“Sarwat had great energy,” remembered Fahad, who had been actively trying to mingle with ‘cool, hip’ girls from Indus Valley at the time after a lifetime of studying at boys-only schools. When they reconnected years later, Fahad knew that they belonged together. “Everything was aligned. We were always meant to be. She is an independent, liberated, free woman, but still chooses to make an effort to wait up for me after I’ve been away at work all day.”

One piece of relationship advice Fahad had was to allow couples to have ‘me time’ to unwind after a busy day at work. “It takes small micro efforts. I love to read and scroll through my phone. Sometimes I need that time to myself at the end of the day.” However, both Fahad and host Ahmad Bhatt bounded over the knowledge that men like them needed strong women like their respective wives to keep them grounded.

When asked if fatherhood had changed him, Fahad, recalled that initially, he wasn’t at all ready for the impending arrival of his first child. However, the women in his life calmed him down, and once the baby was born, Fahad marvelled over the fact that he could have been so panicked about something so wonderful as his child.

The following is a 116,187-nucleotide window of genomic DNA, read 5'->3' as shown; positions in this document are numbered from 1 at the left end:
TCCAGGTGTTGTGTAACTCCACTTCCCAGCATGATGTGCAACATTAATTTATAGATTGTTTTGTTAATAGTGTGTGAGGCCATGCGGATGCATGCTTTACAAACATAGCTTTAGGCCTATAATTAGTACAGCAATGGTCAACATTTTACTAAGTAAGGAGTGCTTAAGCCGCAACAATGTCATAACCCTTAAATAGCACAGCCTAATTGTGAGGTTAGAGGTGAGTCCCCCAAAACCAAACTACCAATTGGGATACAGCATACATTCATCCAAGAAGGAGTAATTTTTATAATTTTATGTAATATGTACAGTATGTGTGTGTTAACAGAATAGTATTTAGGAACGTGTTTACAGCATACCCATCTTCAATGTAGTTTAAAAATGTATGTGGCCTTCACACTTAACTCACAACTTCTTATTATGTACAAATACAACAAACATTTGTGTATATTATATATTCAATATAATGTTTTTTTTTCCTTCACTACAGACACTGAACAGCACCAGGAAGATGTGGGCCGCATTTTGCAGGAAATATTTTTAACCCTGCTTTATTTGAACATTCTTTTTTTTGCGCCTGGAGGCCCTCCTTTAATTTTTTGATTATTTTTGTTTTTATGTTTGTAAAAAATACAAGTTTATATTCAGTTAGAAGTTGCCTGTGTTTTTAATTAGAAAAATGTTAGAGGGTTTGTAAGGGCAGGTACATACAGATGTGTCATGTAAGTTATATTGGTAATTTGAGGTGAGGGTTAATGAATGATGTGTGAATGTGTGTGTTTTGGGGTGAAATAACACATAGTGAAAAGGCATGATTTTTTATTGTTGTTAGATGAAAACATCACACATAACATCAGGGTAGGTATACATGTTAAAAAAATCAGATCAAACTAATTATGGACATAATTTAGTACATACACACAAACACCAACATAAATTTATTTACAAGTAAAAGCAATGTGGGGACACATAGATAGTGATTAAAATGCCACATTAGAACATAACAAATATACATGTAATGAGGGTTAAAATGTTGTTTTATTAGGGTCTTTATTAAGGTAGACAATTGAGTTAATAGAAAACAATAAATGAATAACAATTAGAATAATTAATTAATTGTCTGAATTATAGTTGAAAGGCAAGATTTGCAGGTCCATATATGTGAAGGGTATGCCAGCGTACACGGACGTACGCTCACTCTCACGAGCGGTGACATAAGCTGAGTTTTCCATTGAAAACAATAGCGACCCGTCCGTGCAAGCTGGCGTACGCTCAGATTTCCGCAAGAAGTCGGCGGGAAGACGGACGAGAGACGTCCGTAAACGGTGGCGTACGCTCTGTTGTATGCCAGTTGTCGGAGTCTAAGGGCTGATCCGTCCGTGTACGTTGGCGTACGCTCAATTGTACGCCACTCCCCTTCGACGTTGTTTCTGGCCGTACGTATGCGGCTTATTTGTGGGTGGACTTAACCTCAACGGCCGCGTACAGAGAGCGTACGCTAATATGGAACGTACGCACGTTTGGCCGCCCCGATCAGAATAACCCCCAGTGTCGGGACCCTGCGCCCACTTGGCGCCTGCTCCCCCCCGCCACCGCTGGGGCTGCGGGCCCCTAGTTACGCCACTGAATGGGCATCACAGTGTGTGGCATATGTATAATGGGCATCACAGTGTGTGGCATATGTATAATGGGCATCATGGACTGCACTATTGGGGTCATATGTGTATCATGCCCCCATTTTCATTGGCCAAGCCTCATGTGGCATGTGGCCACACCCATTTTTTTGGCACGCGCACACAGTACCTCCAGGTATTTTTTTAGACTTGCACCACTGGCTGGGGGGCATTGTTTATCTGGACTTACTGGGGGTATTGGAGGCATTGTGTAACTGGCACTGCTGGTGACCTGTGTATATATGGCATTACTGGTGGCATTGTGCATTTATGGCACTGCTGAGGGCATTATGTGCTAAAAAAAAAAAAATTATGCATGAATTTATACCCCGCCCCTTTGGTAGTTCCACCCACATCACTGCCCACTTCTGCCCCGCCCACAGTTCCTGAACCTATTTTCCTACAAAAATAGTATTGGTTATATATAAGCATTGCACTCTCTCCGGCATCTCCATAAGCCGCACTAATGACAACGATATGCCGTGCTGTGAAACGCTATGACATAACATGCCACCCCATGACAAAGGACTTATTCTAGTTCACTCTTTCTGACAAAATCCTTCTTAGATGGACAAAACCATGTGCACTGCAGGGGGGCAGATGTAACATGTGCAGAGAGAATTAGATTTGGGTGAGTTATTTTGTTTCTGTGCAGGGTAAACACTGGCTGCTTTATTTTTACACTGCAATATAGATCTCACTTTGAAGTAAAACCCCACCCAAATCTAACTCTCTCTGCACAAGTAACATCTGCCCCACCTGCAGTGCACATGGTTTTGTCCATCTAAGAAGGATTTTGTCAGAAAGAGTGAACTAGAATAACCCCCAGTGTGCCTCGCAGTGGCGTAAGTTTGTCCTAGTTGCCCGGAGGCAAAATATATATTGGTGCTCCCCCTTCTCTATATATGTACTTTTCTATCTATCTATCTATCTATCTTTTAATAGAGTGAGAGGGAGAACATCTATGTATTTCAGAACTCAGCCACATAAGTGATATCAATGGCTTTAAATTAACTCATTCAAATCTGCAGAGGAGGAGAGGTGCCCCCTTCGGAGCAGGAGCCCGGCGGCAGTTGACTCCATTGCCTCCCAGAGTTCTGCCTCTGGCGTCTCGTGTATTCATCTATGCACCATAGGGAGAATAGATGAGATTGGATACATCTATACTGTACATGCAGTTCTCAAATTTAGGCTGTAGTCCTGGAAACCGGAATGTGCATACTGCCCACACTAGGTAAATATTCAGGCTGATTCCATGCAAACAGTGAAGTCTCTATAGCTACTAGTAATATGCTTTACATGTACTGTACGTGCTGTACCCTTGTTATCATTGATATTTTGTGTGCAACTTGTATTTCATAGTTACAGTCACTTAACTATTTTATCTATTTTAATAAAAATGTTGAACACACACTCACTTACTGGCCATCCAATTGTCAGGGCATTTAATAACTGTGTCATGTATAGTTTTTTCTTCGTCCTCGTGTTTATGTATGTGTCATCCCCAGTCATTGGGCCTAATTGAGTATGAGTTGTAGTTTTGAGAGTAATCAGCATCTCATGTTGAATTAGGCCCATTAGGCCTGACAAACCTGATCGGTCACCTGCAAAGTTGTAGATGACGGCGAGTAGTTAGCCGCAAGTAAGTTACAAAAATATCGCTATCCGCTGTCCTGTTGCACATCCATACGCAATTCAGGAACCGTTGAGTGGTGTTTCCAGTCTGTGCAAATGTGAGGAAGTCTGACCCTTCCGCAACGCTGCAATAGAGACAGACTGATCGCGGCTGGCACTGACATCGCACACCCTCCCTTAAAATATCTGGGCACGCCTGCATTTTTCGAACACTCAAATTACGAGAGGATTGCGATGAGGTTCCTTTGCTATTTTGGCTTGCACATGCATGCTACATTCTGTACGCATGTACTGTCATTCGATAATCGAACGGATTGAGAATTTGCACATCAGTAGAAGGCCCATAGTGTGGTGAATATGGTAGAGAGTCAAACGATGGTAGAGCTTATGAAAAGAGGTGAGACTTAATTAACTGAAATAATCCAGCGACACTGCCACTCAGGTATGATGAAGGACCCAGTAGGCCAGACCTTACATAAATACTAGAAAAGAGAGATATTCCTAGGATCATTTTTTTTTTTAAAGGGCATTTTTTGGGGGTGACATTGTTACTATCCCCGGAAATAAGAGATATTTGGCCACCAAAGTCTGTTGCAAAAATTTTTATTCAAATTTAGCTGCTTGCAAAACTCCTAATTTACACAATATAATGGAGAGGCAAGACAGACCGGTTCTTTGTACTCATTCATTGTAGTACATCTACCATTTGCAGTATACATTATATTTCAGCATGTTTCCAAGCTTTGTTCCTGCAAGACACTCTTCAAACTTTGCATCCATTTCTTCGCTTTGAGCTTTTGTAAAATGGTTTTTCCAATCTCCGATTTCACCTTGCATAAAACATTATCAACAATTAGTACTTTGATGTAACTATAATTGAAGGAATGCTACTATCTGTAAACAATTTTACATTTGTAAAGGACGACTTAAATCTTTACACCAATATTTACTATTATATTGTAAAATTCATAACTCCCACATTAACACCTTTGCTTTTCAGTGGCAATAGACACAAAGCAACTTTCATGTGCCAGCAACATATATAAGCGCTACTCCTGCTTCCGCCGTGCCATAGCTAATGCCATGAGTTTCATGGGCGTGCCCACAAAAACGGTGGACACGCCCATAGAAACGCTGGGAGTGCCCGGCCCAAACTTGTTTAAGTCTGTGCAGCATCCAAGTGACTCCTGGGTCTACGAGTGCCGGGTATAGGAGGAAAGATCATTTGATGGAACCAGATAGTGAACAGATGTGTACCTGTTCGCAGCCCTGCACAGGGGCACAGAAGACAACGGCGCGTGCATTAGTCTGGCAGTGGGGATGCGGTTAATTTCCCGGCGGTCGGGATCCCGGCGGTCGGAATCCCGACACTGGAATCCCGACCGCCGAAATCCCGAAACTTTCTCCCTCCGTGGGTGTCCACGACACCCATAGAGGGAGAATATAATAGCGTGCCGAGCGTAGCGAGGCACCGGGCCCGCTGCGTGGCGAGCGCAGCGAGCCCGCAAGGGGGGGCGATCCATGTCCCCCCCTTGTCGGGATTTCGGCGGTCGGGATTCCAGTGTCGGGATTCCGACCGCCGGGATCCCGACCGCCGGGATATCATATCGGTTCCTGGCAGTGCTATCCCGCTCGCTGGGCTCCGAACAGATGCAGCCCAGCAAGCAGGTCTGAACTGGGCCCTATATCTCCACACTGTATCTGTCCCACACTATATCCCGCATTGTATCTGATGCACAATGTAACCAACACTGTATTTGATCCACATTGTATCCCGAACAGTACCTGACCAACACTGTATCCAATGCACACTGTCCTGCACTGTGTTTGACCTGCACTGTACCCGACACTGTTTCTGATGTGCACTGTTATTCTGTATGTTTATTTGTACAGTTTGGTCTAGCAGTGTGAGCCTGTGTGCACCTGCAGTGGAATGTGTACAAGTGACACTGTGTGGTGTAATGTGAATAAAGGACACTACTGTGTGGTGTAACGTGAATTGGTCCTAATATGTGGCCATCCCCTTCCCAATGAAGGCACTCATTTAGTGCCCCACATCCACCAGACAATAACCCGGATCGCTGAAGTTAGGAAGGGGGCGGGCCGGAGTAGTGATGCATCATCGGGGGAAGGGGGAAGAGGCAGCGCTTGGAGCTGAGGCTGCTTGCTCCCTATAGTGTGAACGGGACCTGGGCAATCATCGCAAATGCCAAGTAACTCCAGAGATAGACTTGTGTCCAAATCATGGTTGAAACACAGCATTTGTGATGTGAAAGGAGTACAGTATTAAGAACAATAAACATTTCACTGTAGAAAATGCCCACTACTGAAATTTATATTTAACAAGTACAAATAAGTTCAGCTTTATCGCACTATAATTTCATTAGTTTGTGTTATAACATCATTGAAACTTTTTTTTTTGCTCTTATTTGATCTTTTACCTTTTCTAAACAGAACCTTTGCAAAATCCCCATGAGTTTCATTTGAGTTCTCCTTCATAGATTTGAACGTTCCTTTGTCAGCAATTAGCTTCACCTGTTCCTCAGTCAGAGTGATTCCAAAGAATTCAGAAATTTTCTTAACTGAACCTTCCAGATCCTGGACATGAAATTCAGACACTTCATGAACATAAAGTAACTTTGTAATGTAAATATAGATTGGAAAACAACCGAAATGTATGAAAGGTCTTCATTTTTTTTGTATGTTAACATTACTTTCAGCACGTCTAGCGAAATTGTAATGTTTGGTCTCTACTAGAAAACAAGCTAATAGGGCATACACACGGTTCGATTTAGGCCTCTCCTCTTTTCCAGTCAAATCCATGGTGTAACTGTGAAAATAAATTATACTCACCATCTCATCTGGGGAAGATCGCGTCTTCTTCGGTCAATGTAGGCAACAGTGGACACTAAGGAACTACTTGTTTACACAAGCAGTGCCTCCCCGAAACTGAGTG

Dance with the divine

Having a spiritual outlook has been something that has been with Fahad all his life, ‘blood and bone’, and has only strengthened over time. “I believe in God because I need to know there is someone out there looking out for me. This body is temporary. Our soul is the driving force. We are infinite. This life is a temporary phase. It is a test. The life on this earth is nothing but an illusion, like a 3D video game.”

A spiritual connection has helped him understand the religious struggles of Imam Hussain and the people around him and likened it to the current atrocities happening around the world. “My respect for Imam Hussain has multiplied a billion times over. He could not walk away. Now I know he had no choice but to walk into that death trap.”